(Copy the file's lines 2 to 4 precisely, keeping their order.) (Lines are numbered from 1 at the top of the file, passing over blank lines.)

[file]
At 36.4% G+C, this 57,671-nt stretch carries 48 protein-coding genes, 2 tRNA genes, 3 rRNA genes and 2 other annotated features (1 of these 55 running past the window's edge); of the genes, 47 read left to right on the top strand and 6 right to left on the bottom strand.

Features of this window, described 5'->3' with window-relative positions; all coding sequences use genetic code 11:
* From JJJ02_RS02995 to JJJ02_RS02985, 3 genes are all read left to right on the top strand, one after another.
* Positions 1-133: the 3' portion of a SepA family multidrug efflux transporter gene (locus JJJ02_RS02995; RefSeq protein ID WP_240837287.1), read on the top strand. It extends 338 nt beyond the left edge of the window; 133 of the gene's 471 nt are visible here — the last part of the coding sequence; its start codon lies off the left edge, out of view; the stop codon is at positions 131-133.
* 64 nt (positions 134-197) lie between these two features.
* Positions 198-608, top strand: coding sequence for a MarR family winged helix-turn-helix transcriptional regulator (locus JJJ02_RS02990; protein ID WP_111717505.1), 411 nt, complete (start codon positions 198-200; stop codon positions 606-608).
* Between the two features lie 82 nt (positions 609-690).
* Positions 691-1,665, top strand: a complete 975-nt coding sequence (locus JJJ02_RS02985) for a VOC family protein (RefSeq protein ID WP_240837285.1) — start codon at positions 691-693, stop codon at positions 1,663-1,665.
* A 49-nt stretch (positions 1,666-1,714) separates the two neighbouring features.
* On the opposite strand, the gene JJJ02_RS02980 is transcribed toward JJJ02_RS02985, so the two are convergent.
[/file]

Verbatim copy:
Features of this window, described 5'->3' with window-relative positions; all coding sequences use genetic code 11:
* From JJJ02_RS02995 to JJJ02_RS02985, 3 genes are all read left to right on the top strand, one after another.
* Positions 1-133: the 3' portion of a SepA family multidrug efflux transporter gene (locus JJJ02_RS02995; RefSeq protein ID WP_240837287.1), read on the top strand. It extends 338 nt beyond the left edge of the window; 133 of the gene's 471 nt are visible here — the last part of the coding sequence; its start codon lies off the left edge, out of view; the stop codon is at positions 131-133.